White Light/Black Rain: The Destruction of Hiroshima and Nagasaki
This review was written for the festival screening of "White Light/Black Rain."
PARK CITY -- Filmmaker Steven Okazaki asks several contemporary Japanese teenagers in a Hiroshima mall if the date Aug. 6, 1945, means anything special to them. Beneath their baseball caps, Western-style teen wear, they seem puzzled. That date, and its horrific Nagasaki partner of Aug. 9, should never be forgotten, and this thoughtful HBO Documentary Films Presentation offers firsthand accounts from survivors, people who were lucky enough not to be vaporized like 200,000 of their fellow citizens.
Of those "lucky" enough to have survived, many have endured physical disfigurement and long-lasting psychological trauma. In this compelling and compassionate document, filmmaker Steven Okazaki interviews 14 survivors, intercutting their reflections and obvious physical burdens with film footage and photos from the days following the bombings.
With his focus entirely on the survivors, Okazaki has delivered a compelling account of the ferocity of those two days of mass destruction. Not diffused by any political statement or argument regarding the bombings, "White Light/Black Rain: The Destruction of Hiroshima and Nagasaki" is a stirring and heart-wrenching statement of the horrible powers that mankind holds in its fist.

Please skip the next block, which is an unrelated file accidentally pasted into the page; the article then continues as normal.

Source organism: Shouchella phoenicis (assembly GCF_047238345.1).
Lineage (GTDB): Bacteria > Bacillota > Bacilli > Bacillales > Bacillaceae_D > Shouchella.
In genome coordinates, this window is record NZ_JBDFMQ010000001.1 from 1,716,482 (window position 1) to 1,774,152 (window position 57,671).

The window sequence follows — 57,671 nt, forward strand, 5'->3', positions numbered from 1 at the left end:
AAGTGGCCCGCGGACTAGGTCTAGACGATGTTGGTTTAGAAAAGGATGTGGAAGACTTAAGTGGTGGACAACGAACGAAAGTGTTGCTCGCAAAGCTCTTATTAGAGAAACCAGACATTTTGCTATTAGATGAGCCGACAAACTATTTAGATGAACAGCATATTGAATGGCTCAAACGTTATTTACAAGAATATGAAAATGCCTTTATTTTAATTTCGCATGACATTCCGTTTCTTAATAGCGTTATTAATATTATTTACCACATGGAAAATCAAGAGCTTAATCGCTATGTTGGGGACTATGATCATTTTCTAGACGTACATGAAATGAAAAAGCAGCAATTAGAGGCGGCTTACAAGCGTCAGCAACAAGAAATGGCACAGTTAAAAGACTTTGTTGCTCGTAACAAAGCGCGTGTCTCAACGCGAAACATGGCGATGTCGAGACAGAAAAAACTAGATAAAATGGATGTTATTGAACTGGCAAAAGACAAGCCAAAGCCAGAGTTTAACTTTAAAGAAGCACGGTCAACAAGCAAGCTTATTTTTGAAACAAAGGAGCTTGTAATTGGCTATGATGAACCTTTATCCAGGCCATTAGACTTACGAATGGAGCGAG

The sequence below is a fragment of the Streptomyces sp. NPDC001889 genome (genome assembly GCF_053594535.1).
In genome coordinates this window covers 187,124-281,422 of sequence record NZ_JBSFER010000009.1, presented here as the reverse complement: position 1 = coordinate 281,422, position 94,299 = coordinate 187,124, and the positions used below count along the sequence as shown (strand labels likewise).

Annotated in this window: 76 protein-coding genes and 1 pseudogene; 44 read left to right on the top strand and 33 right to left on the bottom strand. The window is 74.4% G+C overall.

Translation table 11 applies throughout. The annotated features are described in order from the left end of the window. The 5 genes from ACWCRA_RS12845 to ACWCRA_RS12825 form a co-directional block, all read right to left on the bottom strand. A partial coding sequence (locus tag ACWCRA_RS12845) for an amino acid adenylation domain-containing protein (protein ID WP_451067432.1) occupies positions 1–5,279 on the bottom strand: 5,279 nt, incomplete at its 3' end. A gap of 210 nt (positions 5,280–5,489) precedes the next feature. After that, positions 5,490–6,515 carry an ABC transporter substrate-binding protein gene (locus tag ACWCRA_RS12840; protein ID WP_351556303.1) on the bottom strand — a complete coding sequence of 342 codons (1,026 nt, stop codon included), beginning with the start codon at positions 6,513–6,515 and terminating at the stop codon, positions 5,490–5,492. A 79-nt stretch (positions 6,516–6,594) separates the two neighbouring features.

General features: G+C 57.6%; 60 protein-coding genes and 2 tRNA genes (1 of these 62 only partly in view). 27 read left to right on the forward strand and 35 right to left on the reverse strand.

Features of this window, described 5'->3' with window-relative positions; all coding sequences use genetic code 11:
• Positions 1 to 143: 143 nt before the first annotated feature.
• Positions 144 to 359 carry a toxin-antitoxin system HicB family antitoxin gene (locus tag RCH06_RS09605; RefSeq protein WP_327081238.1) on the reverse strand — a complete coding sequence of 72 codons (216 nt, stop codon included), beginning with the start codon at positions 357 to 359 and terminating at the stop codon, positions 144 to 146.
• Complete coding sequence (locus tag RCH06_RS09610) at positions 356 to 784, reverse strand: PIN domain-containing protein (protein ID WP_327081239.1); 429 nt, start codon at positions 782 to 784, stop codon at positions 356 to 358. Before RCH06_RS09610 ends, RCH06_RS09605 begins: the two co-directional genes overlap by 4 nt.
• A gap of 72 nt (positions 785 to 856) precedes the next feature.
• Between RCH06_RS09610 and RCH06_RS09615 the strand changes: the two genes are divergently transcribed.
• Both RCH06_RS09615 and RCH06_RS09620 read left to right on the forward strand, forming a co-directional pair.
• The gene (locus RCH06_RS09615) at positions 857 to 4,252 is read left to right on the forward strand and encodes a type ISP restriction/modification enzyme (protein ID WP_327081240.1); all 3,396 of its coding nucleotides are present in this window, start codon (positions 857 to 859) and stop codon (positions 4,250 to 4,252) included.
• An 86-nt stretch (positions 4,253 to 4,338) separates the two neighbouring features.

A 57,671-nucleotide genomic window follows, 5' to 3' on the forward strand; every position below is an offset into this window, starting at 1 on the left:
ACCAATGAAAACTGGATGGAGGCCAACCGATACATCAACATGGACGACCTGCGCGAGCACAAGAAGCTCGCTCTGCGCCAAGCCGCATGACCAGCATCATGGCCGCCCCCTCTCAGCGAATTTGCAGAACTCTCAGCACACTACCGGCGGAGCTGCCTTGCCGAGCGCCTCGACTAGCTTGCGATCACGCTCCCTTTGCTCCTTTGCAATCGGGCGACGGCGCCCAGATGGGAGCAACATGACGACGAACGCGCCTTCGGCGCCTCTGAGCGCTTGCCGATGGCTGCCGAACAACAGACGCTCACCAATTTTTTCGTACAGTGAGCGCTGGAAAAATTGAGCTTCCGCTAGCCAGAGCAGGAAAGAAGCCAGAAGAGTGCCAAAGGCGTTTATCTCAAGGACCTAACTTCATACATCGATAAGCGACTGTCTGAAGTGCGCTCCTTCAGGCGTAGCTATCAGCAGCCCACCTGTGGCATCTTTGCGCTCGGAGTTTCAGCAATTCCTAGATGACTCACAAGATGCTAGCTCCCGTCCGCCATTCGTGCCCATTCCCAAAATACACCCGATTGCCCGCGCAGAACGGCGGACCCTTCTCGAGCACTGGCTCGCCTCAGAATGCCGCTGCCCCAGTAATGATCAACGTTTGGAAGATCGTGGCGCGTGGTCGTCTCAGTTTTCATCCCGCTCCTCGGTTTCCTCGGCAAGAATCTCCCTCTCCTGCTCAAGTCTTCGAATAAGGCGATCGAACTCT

Credit to Okazaki, who is able to overcome the talking-heads nature of such an interview film: He masterfully blends in historical footage with survivors' art to distill the horror of those days. There's also a startling "This Is Your Life" segment, featuring the pilot of the Enola Gay and a Japanese survivor embracing each other with respectful trepidation.
WHITE LIGHT/BLACK RAIN
HBO Documentary Films presents
A Farallon Films production
Producer-director-editor: Steven Okazaki
Executive producers: Sheila Nevins, Robert Richter
Director of photography: Takafumi Kawasaki
Consulting editor: Geof Bartz
Running time -- 86 minutes
No MPAA rating